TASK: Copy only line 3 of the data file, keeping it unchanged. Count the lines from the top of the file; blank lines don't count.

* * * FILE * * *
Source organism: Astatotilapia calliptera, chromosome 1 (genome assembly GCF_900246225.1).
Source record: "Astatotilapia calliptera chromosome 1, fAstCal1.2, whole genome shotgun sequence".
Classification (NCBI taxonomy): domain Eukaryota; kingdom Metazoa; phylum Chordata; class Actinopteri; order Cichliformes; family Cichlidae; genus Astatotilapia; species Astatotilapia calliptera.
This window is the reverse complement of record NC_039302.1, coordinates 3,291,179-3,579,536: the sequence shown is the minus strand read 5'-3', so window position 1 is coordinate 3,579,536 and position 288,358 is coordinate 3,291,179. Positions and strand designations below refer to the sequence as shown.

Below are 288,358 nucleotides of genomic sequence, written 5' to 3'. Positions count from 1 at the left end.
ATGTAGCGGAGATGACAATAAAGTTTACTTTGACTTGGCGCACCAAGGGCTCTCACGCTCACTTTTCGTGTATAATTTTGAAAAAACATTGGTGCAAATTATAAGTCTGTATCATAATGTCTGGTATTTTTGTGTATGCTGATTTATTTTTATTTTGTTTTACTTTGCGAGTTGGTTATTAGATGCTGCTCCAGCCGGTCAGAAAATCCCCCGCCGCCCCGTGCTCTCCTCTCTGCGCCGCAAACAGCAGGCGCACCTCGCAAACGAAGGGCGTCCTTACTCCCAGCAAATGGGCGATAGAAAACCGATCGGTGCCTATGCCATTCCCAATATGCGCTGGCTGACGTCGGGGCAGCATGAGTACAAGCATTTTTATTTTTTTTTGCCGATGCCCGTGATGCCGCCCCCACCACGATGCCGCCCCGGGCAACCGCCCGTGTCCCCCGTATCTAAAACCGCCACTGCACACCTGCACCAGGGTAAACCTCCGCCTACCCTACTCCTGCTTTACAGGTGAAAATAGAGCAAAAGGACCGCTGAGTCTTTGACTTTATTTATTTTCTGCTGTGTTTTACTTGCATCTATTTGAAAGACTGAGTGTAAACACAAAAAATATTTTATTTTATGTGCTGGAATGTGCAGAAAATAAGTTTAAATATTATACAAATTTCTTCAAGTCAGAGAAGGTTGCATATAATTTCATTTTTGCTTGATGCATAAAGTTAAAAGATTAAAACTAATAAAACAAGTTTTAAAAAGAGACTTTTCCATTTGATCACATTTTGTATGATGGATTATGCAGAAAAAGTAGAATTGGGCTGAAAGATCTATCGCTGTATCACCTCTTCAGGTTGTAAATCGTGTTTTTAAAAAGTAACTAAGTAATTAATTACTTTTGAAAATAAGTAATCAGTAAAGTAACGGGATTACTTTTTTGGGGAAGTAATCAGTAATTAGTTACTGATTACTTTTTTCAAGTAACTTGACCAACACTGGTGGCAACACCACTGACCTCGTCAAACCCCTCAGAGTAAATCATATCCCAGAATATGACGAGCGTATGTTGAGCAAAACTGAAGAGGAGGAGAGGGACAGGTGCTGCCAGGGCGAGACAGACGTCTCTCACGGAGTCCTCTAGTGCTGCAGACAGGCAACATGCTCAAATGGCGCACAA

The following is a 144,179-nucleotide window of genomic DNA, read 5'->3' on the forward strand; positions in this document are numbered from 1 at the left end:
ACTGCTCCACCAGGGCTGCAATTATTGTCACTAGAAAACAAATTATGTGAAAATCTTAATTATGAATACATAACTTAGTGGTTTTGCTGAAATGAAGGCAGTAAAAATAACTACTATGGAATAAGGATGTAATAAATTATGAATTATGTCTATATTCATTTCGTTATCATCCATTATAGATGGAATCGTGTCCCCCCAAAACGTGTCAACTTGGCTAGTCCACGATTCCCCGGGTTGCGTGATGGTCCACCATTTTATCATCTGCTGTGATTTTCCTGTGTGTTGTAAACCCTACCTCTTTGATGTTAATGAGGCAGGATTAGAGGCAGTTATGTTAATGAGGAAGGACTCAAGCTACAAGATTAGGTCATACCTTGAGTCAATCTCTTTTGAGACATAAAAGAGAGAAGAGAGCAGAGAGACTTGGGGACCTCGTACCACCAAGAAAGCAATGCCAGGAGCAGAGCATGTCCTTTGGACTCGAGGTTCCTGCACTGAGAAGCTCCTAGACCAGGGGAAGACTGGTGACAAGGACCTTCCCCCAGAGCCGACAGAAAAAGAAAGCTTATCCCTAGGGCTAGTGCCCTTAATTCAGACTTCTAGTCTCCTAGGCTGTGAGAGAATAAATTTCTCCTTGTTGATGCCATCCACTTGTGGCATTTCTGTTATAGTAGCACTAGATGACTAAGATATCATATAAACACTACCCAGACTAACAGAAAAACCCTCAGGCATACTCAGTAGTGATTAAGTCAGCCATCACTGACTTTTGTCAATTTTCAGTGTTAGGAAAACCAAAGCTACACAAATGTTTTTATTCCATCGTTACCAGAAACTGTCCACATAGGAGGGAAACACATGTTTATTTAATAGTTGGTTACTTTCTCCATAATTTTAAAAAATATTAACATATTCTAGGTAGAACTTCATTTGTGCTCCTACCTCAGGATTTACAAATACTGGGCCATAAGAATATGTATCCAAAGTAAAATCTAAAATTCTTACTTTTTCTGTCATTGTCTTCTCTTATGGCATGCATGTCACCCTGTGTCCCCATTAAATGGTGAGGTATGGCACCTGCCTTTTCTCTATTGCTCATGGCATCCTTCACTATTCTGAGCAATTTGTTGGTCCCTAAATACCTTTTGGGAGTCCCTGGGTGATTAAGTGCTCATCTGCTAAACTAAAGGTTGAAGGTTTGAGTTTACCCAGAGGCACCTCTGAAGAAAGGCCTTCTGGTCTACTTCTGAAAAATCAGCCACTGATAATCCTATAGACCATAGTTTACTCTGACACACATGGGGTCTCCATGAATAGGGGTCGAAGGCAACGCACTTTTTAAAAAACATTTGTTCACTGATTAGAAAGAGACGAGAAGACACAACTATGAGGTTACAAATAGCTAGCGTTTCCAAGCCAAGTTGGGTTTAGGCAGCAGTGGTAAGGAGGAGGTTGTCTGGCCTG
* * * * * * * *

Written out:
Classification (NCBI taxonomy): domain Eukaryota; kingdom Metazoa; phylum Chordata; class Actinopteri; order Cichliformes; family Cichlidae; genus Astatotilapia; species Astatotilapia calliptera.